SEP2: Developing and Using Models
Modeling can begin in the earliest grades, with students' models progressing from concrete "pictures" and/or physical scale models (e.g., a toy car) to more abstract representations of relevant relationships in later grades, such as a diagram representing forces on a particular object in a system. (NRC Framework 2012, p. 58)
Refer to the Essential Learning Event 3 or Essential Learning Event 4 Evidence-Based Practice for information related to the practice of Developing and Using Models:
At these links you will find:
- Sample student actions associated with SEP2
- Sample teacher actions & instructional strategies for SEP2, questions to promote the use of SEP2 in the classroom
- Sample assessment task formats to assess learning for SEP2.
- Introduction to SEP2
- Distinguishing Science from Engineering in SEP2
- K-12 Progression for SEP2
- Performance Expectations Associated with SEP2
- Additional Resources for SEP2
Modeling can begin in the earliest grades, with students’ models progressing from concrete “pictures” and/or physical scale models (e.g., a toy car) to more abstract representations of relevant relationships in later grades, such as a diagram representing forces on a particular object in a system. (NRC Framework, 2012, p. 58)
Models include diagrams, physical replicas, mathematical representations, analogies, and computer simulations. Although models do not correspond exactly to the real world, they bring certain features into focus while obscuring others. All models contain approximations and assumptions that limit the range of validity and predictive power, so it is important for students to recognize their limitations.
In science, models are used to represent a system (or parts of a system) under study, to aid in the development of questions and explanations, to generate data that can be used to make predictions, and to communicate ideas to others. Students can be expected to evaluate and refine models through an iterative cycle of comparing their predictions with the real world and then adjusting them to gain insights into the phenomenon being modeled. As such, models are based upon evidence. When new evidence is uncovered that the models can’t explain, models are modified.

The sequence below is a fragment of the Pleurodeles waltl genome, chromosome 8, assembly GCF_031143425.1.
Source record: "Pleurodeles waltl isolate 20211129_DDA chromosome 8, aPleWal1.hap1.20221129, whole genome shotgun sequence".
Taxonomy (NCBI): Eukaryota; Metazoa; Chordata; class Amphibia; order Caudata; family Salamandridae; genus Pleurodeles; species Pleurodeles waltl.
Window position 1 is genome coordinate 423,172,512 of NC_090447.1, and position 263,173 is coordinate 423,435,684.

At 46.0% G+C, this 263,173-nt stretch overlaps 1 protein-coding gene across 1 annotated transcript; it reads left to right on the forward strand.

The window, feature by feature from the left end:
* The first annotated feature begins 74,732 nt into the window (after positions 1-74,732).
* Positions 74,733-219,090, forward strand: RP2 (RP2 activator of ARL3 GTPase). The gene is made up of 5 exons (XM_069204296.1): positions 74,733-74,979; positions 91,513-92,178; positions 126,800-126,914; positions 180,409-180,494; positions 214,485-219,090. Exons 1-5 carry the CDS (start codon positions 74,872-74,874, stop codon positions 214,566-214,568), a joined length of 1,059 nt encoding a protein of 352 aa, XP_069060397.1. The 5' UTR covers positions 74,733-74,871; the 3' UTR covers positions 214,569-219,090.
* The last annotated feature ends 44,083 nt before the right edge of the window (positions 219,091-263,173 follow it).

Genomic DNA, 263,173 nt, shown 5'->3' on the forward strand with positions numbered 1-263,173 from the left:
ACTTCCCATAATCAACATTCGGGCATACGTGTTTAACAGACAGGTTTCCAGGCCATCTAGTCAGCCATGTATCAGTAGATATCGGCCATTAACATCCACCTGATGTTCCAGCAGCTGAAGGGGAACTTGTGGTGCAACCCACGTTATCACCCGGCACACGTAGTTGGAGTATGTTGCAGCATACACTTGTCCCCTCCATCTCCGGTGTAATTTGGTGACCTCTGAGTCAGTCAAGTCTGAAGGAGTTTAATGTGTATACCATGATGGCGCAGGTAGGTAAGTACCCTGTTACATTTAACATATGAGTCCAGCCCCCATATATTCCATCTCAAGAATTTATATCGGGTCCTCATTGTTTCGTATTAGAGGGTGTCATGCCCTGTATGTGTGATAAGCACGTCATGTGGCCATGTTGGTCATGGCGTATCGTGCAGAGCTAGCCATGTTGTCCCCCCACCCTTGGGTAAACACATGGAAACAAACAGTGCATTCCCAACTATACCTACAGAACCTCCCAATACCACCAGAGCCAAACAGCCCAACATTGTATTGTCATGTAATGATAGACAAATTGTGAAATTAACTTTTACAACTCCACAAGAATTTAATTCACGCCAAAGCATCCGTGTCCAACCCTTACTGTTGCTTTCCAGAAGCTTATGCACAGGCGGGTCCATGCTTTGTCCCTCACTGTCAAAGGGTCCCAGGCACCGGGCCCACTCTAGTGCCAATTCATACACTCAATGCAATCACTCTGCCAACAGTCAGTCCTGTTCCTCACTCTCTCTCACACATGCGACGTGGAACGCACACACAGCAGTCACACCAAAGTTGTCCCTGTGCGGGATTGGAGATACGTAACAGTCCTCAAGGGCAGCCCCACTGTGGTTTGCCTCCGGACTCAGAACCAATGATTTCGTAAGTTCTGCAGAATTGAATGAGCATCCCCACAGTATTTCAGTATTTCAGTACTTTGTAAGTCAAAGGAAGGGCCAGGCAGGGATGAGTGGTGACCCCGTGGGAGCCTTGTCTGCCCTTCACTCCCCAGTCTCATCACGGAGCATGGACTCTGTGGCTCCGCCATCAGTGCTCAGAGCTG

In engineering, models may be used to analyze a system to see where or under what conditions flaws might develop, or to test possible solutions to a problem. Models can also be used to visualize and refine a design, to communicate a design’s features to others, and as prototypes for testing design performance.
Science often involves the construction and use of a wide variety of models and simulations to help develop explanations about natural phenomena. Models make it possible to go beyond observables and imagine a world not yet seen. Models enable predictions of the form “if . . . then . . . therefore” to be made in order to test hypothetical explanations.
Engineering makes use of models and simulations to analyze existing systems so as to see where flaws might occur or to test possible solutions to a new problem. Engineers also call on models of various sorts to test proposed systems and to recognize the strengths and limitations of their designs.
A practice of both science and engineering is to use and construct models as helpful tools for representing ideas and explanations. These tools include diagrams, drawings, physical replicas, mathematical representations, analogies, and computer simulations. Modeling tools are used to develop questions, predictions and explanations; analyze and identify flaws in systems; and communicate ideas. Models are used to build and revise scientific explanations and proposed engineered systems. Measurements and observations are used to revise models and designs.
|Modeling in K–2 builds on prior experiences and progresses to include using and developing models (i.e., diagram, drawing, physical replica, diorama, dramatization, or storyboard) that represent concrete events or design solutions.
|Modeling in 3–5 builds on K–2 experiences and progresses to building and revising simple models and using models to represent events and design solutions.
|Modeling in 6–8 builds on K–5 experiences and progresses to developing, using, and revising models to describe, test, and predict more abstract phenomena and design systems.
|Modeling in 9-12 builds on K-8 experiences and progresses to using, synthesizing, and developing models to predict and show relationships among variables between systems and their components in the natural and designed world(s).